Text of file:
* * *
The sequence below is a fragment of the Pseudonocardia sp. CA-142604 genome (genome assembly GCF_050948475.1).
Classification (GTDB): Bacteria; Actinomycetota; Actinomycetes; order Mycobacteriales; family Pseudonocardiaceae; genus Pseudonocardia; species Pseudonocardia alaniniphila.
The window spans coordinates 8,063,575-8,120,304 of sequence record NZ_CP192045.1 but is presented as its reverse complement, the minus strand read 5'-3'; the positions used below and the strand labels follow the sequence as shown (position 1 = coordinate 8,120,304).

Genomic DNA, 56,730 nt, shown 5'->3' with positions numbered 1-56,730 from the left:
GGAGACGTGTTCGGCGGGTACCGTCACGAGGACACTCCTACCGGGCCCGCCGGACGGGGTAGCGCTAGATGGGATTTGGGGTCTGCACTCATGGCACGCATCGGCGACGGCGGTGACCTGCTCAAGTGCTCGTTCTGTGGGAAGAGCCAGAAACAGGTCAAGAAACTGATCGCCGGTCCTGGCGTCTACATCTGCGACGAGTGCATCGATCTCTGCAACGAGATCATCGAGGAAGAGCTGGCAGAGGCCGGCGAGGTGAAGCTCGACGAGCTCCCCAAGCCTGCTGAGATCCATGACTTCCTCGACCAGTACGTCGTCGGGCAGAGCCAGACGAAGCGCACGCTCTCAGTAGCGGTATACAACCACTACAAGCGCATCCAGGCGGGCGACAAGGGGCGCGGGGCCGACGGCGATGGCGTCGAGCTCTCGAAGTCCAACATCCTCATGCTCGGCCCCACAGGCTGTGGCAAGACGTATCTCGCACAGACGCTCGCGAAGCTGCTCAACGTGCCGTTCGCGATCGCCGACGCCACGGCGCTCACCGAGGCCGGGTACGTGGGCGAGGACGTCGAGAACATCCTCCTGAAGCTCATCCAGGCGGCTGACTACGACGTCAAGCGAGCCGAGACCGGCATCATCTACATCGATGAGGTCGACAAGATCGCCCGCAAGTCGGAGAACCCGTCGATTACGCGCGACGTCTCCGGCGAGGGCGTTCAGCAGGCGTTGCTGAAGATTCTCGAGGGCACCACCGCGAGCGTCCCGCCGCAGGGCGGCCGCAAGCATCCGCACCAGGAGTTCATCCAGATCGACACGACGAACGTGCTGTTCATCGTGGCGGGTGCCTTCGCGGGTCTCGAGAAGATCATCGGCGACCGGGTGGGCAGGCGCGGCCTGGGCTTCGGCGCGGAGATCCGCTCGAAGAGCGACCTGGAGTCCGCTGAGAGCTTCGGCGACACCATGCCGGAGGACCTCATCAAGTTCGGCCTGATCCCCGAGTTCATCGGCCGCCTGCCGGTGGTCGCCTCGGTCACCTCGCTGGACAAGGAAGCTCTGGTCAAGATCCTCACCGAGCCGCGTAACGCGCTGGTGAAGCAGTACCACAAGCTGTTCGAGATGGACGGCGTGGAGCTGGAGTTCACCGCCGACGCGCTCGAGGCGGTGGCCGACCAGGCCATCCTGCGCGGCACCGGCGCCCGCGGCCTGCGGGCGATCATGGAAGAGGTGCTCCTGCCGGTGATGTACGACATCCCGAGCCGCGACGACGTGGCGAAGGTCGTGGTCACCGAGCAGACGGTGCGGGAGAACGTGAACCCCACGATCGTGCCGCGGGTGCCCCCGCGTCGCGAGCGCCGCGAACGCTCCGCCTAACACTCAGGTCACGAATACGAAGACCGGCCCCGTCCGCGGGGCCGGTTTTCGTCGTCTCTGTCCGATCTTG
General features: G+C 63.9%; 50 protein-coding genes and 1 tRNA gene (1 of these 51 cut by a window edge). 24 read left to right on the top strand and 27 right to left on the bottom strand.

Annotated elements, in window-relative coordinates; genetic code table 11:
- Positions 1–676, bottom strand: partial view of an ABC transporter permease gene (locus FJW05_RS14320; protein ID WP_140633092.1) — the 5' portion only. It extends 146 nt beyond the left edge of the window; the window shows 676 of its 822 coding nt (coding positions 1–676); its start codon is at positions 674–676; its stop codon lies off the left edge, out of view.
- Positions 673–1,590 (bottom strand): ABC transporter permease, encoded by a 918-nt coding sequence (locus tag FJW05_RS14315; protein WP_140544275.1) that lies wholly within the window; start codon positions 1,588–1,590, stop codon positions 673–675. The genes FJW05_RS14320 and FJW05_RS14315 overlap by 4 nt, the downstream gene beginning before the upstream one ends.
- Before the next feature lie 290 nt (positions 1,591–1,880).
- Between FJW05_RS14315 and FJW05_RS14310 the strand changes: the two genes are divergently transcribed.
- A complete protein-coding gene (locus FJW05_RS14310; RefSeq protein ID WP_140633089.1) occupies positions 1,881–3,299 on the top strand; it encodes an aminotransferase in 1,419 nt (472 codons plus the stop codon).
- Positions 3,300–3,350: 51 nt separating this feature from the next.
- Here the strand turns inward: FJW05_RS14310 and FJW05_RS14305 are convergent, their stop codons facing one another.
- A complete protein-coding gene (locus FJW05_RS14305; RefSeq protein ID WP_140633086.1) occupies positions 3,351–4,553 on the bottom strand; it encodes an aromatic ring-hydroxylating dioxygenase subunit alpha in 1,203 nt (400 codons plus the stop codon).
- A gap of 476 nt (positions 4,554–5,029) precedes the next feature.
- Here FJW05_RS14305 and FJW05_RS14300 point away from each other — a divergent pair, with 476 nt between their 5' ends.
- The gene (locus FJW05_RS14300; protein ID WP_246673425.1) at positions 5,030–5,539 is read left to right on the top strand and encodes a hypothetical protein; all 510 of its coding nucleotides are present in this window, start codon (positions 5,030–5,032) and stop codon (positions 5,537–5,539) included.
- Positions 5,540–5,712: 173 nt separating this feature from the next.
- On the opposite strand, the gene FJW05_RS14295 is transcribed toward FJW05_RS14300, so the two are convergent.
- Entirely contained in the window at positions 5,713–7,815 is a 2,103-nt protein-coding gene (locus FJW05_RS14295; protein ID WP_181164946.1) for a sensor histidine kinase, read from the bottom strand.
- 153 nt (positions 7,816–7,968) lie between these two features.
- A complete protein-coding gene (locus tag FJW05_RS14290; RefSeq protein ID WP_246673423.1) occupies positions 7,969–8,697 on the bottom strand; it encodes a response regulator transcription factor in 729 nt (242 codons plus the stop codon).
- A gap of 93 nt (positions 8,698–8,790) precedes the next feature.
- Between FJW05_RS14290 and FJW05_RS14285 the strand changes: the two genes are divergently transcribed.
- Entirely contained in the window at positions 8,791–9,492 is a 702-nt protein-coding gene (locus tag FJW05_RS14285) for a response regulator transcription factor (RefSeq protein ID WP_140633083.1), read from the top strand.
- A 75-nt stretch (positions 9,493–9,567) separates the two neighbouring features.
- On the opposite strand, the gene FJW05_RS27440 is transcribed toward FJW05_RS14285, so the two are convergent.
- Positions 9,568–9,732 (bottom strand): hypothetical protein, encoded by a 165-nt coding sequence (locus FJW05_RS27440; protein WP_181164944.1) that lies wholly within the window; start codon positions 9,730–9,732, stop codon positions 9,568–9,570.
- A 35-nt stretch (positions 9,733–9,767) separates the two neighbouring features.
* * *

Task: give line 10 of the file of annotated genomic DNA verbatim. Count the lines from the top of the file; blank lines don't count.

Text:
- Before the next feature lie 290 nt (positions 1,591–1,880).